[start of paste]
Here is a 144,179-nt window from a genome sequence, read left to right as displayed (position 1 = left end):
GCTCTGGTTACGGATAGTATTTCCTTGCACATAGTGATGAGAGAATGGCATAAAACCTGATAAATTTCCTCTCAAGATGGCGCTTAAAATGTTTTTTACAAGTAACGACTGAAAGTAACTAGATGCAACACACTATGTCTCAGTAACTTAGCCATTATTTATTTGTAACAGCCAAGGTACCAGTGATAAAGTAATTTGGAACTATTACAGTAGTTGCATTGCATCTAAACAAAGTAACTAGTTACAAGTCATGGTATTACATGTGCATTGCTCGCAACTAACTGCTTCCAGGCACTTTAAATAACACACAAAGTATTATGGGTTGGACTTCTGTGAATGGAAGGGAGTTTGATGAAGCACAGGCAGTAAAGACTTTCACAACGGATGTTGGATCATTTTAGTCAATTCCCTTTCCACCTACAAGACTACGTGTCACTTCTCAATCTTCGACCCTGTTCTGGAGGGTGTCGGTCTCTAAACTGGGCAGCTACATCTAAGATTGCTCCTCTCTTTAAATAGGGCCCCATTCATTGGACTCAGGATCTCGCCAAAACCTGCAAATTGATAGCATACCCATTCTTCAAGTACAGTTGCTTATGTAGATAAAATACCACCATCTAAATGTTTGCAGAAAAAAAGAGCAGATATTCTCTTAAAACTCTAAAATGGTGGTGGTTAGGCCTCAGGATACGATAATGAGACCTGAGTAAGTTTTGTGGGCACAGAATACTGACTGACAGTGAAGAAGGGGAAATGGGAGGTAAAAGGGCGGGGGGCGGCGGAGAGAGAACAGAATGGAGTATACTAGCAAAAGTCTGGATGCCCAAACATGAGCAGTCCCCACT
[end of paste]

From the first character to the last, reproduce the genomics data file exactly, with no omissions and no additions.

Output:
Here is a 144,179-nt window from a genome sequence, read left to right as displayed (position 1 = left end):
GCTCTGGTTACGGATAGTATTTCCTTGCACATAGTGATGAGAGAATGGCATAAAACCTGATAAATTTCCTCTCAAGATGGCGCTTAAAATGTTTTTTACAAGTAACGACTGAAAGTAACTAGATGCAACACACTATGTCTCAGTAACTTAGCCATTATTTATTTGTAACAGCCAAGGTACCAGTGATAAAGTAATTTGGAACTATTACAGTAGTTGCATTGCATCTAAACAAAGTAACTAGTTACAAGTCATGGTATTACATGTGCATTGCTCGCAACTAACTGCTTCCAGGCACTTTAAATAACACACAAAGTATTATGGGTTGGACTTCTGTGAATGGAAGGGAGTTTGATGAAGCACAGGCAGTAAAGACTTTCACAACGGATGTTGGATCATTTTAGTCAATTCCCTTTCCACCTACAAGACTACGTGTCACTTCTCAATCTTCGACCCTGTTCTGGAGGGTGTCGGTCTCTAAACTGGGCAGCTACATCTAAGATTGCTCCTCTCTTTAAATAGGGCCCCATTCATTGGACTCAGGATCTCGCCAAAACCTGCAAATTGATAGCATACCCATTCTTCAAGTACAGTTGCTTATGTAGATAAAATACCACCATCTAAATGTTTGCAGAAAAAAAGAGCAGATATTCTCTTAAAACTCTAAAATGGTGGTGGTTAGGCCTCAGGATACGATAATGAGACCTGAGTAAGTTTTGTGGGCACAGAATACTGACTGACAGTGAAGAAGGGGAAATGGGAGGTAAAAGGGCGGGGGGCGGCGGAGAGAGAACAGAATGGAGTATACTAGCAAAAGTCTGGATGCCCAAACATGAGCAGTCCCCACT